Mathematica notebook about self-similar fractals

Mathematica version ( is a Mathematica notebook I created that discusses fractal dimension, the Koch Snowflake, the Sierpinski Gasket, and the Menger Sponge. It includes an introduction and three problems for the user to solve. If you don't have Mathematica installed on your machine, you can download a free copy of Math Reader that will allow you to read (but not execute) Mathematica files. The file looks best under the Mac front-end for Mathematica because the PC and SGI versions don't support subscript and superscript characters.

HTML version (fractals.html)
Thanks to Terry Robb and his amazing nb2html program, there is also an HTML version of that will allow you to view its contents directly in your Web browser without any extra software. The HTML version retains the look and feel of the original while making the notebook (including all the output and graphics it generates) easily accessible to anyone with a Web browser.
RIFS v. 1.1

Random Iterated Functions Systems (for lack of a better name) plots the attractors of four iterated function systems (gasket, crystal, leaf, and fern) using one of four coloring methods (black and white, by transform, random, and blend). You can control the number of iterations and the update interval, and the program has Auto Clear and Show Elapsed Time options.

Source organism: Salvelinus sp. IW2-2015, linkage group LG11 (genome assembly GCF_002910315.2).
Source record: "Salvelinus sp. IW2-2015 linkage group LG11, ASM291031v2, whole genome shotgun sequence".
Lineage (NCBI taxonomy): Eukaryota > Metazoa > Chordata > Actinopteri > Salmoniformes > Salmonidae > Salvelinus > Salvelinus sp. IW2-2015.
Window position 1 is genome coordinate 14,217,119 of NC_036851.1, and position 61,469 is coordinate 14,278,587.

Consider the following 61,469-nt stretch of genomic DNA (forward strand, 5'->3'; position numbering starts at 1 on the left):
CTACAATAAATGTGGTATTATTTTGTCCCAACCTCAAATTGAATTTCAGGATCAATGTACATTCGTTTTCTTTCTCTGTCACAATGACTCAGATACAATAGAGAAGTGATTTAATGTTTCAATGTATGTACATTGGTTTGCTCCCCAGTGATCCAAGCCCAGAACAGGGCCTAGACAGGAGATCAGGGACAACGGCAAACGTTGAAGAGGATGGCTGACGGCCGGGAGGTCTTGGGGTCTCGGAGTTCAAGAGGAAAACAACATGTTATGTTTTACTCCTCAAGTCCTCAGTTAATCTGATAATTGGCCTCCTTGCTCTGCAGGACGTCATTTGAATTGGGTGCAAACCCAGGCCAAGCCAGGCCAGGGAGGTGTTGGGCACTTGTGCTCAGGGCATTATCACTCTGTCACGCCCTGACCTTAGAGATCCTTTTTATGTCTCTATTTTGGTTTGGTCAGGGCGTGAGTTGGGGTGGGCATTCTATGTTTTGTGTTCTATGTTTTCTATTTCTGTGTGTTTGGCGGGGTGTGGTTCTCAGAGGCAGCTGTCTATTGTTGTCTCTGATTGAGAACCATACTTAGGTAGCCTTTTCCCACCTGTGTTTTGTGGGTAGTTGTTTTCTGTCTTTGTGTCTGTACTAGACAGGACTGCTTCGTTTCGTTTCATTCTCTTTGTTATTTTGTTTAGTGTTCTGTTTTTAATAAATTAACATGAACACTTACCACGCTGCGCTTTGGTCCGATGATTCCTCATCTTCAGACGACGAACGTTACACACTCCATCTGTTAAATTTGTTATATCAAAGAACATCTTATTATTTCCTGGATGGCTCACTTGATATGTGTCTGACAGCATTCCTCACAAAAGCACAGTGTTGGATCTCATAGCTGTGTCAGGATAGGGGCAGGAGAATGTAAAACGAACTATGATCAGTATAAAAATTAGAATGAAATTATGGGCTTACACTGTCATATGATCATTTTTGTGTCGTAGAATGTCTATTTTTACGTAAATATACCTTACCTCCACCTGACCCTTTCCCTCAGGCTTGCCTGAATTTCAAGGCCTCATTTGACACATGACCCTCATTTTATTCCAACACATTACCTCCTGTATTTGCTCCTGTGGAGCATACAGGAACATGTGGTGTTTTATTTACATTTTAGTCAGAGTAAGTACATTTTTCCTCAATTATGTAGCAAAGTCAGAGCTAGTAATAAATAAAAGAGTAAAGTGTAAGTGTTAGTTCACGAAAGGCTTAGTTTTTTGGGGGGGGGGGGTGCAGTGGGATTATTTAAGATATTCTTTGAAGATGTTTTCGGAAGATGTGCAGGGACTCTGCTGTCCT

Random Iterated Functions Systems is freely distributable e-mail ware. If you like it or have any suggestions, send a message to me at <>. You get bonus points if you make me laugh or wax philosophical. RIFS.exe was written in Microsoft Visual Basic 3. It should run under any version of Windows. This package includes the source code that's responsible for setting the transforms and plotting and coloring points.

  1. Download the program (~238 KB, last updated August 10, 1997).
  2. Extract all the files in the .ZIP file into a new directory (e.g. C:\RIFS) using WinZip.
  3. If you don't have it already, copy VBRUN300.DLL to C:\WINDOWS\SYSTEM. Otherwise, you can delete it.
  4. Run RIFS.exe and send me e-mail.
L-systems (turtle graphics on steroids)

Some images I created with FractInt and the instructions file for drawing them.
Book announcement

Description of Dr. Richard M. Crownover's textbook, Introduction to Fractals and Chaos. While I was in Dr. Crownover's Math 316 class at the University of Missouri-Columbia, I did a project entitled "Periods Associated with Bulbs of the MSet: A Pattern." Dr. Crownover was also my advisor for my honors project in mathematics in which I compared encirclement, electrostatic equipotential curves, and binary decomposition as methods of representing the underlying dynamics of Julia sets. One of these days, I'd like to post both projects on the Web.

Recommended links to fractal-related papers, software, images, and Web pages at other sites.
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Brian Marston <>